Waste not, want not. The familiar adage applies equally well to cooks, carpenters, and catalyst manufacturers. The last group has long tried to figure out ways to maximize the use of precious metals used for making catalysts. A new method for preparing hollow platinum nanocrystals just a few atoms thick may give those efforts a needed boost (Science 2015, DOI: 10.1126/science.aab0801).
A standard way to optimize the amount of metal used in a catalyst is to reduce the size of the catalyst particles. The smaller the particle, the greater the fraction of atoms that reside on its surface, where they are accessible to catalyze chemical reactions.
Chemists can prepare metal particles just a couple of nanometers in diameter and disperse them on a support structure. But under typical high-temperature and high-pressure industrial reaction conditions, such small particles tend to diffuse and coalesce, forming larger clumps, or they detach from the support material, any of which reduces catalytic activity.
Now, Lei Zhang and Younan Xia of Georgia Tech and colleagues have come up with a way to make hollow platinum nanoparticles with ultrathin walls that remain durable during extended catalytic reactions. The hollow nature of these atomically thin particles leaves a large fraction of the atoms accessible for catalysis, maximizing the particles’ activity.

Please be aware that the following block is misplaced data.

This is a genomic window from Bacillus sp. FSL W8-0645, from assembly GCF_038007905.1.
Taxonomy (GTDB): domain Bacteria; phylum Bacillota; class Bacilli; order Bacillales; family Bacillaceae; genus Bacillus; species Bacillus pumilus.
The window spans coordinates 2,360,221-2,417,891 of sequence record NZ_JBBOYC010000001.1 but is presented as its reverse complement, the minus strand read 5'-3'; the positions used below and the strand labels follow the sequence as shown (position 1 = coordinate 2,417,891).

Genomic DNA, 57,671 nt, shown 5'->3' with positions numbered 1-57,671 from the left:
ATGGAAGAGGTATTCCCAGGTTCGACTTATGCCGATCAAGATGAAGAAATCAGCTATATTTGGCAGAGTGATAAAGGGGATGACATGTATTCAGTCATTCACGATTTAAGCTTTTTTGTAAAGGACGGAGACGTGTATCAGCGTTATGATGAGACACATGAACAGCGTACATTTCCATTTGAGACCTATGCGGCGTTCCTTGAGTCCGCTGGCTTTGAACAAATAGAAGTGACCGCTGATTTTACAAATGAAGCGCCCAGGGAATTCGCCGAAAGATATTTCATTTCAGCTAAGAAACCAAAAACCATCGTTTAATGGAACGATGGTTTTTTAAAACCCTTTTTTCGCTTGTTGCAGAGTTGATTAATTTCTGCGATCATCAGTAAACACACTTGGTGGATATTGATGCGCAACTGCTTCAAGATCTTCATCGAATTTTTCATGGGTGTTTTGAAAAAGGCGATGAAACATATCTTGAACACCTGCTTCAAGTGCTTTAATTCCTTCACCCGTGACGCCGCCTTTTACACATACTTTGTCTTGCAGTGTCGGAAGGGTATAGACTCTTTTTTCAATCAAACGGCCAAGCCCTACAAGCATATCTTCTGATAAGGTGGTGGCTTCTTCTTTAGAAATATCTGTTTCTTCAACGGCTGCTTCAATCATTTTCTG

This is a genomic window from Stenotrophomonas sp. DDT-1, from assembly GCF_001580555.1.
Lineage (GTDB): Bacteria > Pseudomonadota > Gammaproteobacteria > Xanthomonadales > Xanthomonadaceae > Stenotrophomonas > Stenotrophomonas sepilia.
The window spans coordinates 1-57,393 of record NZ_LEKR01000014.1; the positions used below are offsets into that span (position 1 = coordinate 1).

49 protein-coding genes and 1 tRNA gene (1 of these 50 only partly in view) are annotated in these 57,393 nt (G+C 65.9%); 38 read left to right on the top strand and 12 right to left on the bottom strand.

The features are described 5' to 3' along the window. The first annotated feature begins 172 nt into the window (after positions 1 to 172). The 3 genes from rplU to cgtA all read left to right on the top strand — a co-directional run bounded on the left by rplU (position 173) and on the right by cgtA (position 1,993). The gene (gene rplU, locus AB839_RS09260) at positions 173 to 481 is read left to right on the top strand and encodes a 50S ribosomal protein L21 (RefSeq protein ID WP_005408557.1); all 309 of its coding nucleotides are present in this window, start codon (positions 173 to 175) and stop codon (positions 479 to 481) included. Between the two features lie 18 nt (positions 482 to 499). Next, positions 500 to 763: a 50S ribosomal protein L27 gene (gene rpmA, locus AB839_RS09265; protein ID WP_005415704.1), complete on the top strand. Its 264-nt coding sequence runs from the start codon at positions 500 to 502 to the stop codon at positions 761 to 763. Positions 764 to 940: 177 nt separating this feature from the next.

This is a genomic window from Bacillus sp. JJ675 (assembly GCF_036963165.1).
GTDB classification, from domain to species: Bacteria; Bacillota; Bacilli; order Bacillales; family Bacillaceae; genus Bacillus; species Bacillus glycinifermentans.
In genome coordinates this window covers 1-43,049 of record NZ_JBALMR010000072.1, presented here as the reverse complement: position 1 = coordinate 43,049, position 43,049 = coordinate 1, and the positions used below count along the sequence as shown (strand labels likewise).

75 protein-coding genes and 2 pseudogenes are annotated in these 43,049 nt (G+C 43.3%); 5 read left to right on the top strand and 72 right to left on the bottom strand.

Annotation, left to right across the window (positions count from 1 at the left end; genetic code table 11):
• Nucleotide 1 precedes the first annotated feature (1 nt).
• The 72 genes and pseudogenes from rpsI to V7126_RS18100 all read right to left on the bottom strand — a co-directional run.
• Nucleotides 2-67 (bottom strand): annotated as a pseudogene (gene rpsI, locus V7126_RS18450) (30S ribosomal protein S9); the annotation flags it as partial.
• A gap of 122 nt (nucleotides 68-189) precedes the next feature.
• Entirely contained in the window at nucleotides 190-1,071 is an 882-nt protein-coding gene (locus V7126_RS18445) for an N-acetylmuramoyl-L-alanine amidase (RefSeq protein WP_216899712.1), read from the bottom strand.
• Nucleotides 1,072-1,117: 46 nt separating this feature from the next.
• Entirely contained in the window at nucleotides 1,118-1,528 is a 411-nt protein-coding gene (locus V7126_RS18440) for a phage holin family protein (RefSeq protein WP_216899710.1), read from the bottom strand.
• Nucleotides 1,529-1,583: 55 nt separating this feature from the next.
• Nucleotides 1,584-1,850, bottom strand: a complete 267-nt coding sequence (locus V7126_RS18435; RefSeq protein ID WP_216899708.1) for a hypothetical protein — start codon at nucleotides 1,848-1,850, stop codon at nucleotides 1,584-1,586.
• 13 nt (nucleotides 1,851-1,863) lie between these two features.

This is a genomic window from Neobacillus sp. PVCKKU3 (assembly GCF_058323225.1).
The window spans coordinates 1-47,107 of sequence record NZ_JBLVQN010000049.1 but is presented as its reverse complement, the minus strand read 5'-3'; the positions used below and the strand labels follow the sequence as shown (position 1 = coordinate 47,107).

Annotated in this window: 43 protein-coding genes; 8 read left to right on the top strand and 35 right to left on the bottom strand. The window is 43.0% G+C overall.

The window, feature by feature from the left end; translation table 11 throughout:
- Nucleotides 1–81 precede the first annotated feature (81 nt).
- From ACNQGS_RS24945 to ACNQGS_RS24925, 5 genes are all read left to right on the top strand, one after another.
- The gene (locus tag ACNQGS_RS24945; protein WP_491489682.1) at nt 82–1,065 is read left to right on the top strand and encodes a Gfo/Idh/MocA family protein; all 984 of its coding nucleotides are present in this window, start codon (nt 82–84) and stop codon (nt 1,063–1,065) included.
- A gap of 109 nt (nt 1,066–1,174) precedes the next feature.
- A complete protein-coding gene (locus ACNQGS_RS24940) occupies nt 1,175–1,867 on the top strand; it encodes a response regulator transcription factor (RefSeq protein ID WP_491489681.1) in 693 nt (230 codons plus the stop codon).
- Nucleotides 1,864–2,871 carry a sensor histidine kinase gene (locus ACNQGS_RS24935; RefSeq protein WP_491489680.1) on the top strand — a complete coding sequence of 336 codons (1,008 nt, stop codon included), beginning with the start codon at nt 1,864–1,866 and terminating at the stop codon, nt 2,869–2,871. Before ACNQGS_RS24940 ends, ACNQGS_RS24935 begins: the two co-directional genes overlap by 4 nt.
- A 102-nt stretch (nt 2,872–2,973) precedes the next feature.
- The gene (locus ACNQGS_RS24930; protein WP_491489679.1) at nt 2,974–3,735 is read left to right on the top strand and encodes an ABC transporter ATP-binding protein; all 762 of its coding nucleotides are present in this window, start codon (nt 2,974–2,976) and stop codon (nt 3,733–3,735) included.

The team first deposited just a few atomic layers of platinum on palladium nanocrystals and then selectively etched the palladium in an acid solution. The process yielded crystalline, hollow platinum shells—nanocages—just three or four atomic layers thick. The nanocages’ crystallinity was controlled by the palladium template particles. Cubic palladium cores led to shells with one type of crystal geometry and octahedral cores, a different geometry.
The group evaluated the nanocages’ catalytic properties by using them to mediate the oxygen reduction reaction, a classic fuel-cell process that converts oxygen to water. They found that octahedral platinum nanocages were roughly twice as active as cubic ones, and both types of particles were more active than solid, commercial platinum catalysts. They also found the new nanocages to be durable, losing just one-third of their activity after 10,000 catalytic cycles.
“This novel approach could promote the next breakthrough, not only in fuel-cell catalysis but also in water splitting and other catalytic systems,” remarks materials chemist Jiye (James) Fang of Binghamton University, SUNY. He adds that the catalytic activity of this unoptimized system may be enhanced by alloying platinum with other metals.